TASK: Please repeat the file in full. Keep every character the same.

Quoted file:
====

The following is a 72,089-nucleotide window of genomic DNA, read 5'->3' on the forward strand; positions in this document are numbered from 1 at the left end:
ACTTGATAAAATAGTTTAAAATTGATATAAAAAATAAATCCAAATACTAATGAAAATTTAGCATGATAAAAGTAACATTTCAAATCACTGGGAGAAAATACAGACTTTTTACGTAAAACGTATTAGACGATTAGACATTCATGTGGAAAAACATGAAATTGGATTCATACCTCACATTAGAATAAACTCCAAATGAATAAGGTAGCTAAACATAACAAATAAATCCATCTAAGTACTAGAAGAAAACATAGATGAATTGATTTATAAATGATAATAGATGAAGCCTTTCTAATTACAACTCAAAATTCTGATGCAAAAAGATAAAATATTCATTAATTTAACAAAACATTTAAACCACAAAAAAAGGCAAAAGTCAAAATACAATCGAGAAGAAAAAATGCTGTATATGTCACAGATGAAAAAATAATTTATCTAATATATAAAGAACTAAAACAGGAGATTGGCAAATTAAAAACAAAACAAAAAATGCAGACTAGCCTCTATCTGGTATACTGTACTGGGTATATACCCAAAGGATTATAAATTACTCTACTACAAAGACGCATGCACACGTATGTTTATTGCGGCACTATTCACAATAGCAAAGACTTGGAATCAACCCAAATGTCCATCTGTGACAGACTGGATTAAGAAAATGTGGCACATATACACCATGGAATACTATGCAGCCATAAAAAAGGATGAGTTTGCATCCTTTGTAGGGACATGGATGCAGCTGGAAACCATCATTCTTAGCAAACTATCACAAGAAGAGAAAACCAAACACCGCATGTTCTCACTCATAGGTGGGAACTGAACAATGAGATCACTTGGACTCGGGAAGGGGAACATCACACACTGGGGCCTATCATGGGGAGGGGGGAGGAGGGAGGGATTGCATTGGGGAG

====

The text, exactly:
The following is a 72,089-nucleotide window of genomic DNA, read 5'->3' on the forward strand; positions in this document are numbered from 1 at the left end:
ACTTGATAAAATAGTTTAAAATTGATATAAAAAATAAATCCAAATACTAATGAAAATTTAGCATGATAAAAGTAACATTTCAAATCACTGGGAGAAAATACAGACTTTTTACGTAAAACGTATTAGACGATTAGACATTCATGTGGAAAAACATGAAATTGGATTCATACCTCACATTAGAATAAACTCCAAATGAATAAGGTAGCTAAACATAACAAATAAATCCATCTAAGTACTAGAAGAAAACATAGATGAATTGATTTATAAATGATAATAGATGAAGCCTTTCTAATTACAACTCAAAATTCTGATGCAAAAAGATAAAATATTCATTAATTTAACAAAACATTTAAACCACAAAAAAAGGCAAAAGTCAAAATACAATCGAGAAGAAAAAATGCTGTATATGTCACAGATGAAAAAATAATTTATCTAATATATAAAGAACTAAAACAGGAGATTGGCAAATTAAAAACAAAACAAAAAATGCAGACTAGCCTCTATCTGGTATACTGTACTGGGTATATACCCAAAGGATTATAAATTACTCTACTACAAAGACGCATGCACACGTATGTTTATTGCGGCACTATTCACAATAGCAAAGACTTGGAATCAACCCAAATGTCCATCTGTGACAGACTGGATTAAGAAAATGTGGCACATATACACCATGGAATACTATGCAGCCATAAAAAAGGATGAGTTTGCATCCTTTGTAGGGACATGGATGCAGCTGGAAACCATCATTCTTAGCAAACTATCACAAGAAGAGAAAACCAAACACCGCATGTTCTCACTCATAGGTGGGAACTGAACAATGAGATCACTTGGACTCGGGAAGGGGAACATCACACACTGGGGCCTATCATGGGGAGGGGGGAGGAGGGAGGGATTGCATTGGGGAG